The Florida Legislature put up a roadblock Thursday that should stop tandem trucks from rumbling on two-lane country roads. During a special session to balance the budget, the Legislature also passed a law to regulate trucks.
Relaxed federal regulations that went into effect last week allow the double rigs to go wherever they need to pick up or unload cargo. States could restrict the routes only by enacting laws based on safety or the configuration of roads.
"Because of its definition of "terminal,' the (federal law) will allow tandem trailer trucks to go almost anywhere to serve commercial interests," the state Department of Transportation (DOT) said in a report.
A state law to restrict the big trucks died on the last day of the regular session last month and was revived when lawmakers agreed to come back for the budget fix.
Tandem trailers are allowed now on interstate highways, the Florida turnpike and some four-lane U.S. highways, but not on smaller roads. The changes allow the DOT to keep the double rigs off roads that are too narrow or too curvy, but the federal law requires states to let the big trucks roll on roads that are adequate.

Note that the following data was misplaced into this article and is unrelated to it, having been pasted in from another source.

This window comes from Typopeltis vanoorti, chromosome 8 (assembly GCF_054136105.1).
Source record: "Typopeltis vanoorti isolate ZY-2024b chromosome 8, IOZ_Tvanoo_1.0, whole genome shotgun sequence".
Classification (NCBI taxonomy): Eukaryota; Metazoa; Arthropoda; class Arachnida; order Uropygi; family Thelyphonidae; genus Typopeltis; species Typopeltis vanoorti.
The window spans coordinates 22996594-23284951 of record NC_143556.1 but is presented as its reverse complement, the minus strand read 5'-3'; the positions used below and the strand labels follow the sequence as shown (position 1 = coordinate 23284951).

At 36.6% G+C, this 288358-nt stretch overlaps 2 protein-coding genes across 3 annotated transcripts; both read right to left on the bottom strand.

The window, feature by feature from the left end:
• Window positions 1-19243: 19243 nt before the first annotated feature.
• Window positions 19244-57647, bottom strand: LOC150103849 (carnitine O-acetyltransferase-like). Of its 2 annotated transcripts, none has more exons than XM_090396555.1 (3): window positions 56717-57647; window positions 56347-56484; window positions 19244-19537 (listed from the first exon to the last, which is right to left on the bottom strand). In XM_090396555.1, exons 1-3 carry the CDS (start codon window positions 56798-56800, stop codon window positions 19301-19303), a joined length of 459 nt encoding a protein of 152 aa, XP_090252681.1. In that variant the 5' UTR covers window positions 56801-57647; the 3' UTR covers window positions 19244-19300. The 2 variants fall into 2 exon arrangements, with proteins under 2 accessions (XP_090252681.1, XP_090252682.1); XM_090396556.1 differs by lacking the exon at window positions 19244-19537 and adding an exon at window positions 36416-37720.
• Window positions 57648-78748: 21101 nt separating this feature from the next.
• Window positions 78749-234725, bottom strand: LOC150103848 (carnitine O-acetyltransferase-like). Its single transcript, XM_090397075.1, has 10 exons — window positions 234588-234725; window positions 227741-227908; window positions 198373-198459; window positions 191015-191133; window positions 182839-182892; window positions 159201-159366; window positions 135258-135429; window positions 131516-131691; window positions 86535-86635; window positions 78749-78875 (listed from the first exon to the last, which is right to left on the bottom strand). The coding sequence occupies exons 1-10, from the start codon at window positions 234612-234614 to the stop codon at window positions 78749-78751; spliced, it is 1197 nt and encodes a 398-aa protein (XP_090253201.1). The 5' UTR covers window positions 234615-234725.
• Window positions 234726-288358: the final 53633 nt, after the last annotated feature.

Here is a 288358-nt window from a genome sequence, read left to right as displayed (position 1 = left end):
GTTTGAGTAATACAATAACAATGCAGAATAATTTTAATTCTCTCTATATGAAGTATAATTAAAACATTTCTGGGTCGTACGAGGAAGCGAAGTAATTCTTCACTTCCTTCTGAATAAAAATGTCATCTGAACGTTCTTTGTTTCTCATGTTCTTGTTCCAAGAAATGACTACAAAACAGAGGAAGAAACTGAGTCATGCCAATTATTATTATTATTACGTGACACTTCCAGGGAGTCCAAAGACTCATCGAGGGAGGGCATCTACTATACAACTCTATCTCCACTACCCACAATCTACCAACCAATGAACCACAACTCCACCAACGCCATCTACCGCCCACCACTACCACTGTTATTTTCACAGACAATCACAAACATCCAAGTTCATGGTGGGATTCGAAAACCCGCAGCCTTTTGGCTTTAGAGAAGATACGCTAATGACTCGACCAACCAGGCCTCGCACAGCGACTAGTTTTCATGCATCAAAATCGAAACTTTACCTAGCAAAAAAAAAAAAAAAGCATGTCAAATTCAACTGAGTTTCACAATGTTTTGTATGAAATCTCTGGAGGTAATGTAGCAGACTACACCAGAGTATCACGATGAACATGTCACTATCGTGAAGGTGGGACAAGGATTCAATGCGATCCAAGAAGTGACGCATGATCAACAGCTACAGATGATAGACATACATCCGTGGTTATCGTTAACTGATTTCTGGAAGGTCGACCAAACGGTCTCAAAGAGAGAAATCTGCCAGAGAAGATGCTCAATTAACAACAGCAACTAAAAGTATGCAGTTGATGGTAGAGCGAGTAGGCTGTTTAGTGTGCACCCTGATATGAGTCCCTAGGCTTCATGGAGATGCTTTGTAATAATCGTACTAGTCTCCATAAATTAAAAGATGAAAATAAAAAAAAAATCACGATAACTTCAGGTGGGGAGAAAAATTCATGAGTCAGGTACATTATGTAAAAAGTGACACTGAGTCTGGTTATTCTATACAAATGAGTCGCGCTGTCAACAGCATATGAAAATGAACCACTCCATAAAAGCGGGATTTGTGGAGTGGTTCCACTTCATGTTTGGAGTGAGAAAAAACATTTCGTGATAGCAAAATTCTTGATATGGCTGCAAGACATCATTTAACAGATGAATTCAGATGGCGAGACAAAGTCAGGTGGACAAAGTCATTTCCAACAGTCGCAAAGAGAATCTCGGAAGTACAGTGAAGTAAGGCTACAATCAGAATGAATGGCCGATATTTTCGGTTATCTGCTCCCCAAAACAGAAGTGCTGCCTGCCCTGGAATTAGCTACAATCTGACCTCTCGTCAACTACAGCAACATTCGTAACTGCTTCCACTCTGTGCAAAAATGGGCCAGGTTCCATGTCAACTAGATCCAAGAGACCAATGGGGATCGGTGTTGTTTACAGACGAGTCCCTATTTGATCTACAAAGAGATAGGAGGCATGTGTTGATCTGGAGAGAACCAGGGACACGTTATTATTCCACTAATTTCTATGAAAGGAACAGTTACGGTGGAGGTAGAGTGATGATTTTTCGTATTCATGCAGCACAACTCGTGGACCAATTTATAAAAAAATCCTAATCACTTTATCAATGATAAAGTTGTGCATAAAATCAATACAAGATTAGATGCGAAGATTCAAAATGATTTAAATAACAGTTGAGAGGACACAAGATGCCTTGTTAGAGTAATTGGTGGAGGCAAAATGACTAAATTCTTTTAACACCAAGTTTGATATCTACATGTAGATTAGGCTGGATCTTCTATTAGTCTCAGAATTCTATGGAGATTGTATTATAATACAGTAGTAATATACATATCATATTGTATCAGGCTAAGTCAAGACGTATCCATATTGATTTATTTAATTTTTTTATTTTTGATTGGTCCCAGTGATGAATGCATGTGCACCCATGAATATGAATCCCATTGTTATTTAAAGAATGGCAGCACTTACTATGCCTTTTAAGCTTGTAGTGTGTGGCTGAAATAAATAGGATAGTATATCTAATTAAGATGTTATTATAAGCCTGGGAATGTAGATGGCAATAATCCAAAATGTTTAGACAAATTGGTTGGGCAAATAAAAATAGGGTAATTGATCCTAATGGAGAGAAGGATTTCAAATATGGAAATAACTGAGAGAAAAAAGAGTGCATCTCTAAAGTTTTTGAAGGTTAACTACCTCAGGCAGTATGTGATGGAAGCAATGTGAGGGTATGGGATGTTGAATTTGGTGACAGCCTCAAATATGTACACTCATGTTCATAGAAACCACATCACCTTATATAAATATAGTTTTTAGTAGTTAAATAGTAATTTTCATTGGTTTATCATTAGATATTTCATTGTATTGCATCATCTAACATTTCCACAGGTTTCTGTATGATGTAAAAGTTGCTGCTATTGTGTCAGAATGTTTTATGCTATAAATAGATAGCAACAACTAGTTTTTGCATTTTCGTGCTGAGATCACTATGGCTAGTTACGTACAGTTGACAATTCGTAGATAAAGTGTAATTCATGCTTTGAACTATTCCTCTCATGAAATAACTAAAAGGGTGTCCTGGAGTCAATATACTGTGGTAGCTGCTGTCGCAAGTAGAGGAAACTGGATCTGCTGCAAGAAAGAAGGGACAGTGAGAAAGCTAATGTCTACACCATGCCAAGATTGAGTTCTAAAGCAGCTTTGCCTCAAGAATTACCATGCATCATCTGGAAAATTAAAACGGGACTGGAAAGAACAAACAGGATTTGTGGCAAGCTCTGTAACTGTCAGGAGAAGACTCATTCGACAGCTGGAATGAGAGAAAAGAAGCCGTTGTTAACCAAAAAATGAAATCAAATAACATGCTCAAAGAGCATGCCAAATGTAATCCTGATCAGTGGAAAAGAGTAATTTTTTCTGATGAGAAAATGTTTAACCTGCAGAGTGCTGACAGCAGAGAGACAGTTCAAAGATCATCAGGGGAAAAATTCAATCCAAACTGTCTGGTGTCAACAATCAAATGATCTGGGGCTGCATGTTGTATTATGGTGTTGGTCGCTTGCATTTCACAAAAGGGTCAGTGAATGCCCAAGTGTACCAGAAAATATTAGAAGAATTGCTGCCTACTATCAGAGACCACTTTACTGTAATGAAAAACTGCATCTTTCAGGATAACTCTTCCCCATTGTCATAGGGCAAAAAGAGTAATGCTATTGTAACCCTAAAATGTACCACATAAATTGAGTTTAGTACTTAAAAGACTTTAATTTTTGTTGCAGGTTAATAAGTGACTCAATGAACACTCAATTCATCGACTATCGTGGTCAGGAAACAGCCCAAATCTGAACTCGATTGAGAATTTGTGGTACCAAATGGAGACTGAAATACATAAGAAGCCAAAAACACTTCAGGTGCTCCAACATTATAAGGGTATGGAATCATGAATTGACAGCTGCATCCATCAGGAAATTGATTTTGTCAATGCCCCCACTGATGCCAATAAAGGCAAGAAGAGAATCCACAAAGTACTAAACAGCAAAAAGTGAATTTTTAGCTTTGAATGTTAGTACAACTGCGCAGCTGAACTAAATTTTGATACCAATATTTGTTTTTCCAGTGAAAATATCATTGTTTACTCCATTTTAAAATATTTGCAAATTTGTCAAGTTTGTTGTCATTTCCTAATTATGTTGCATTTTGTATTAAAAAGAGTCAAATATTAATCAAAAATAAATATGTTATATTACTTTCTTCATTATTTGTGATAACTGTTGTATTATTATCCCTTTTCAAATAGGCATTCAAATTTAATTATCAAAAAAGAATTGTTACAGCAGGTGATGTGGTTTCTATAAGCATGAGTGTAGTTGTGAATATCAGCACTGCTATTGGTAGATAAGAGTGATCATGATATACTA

"You are going to see tandems in more places than you've seen them before," said DOT Secretary Ben Watts. "But we will have the ability to say for safety reasons you (the trucks) can't go on those routes."
Though the trucking industry says the tandem trailers are not necessarily a greater threat than single trailers, federal studies indicate there are potential problems. A National Transportation Safety Board study showed instances of the trucks having trouble with control and maneuverability. The second trailer of a double rig is more likely to roll over in a sharp turn and the trailers can break away.
The American Automobile Association, which has nearly 2-million members in Florida, urged the Legislature to keep the twin rigs off small roads. AAA said the fatality rate is higher in accidents involving double rigs than in other accidents.
Also Thursday, the Legislature abolished the High Speed Rail Commission and transferred its duties to the DOT. The Legislature established the commission to develop a bullet train connecting Miami, Orlando and Tampa. The commission originally promised to build the bullet train without state tax dollars, but last year it reversed its position and said it might need tax money and state authority to grant development rights to make the project work.
The DOT will study high speed rail under a reduced budget.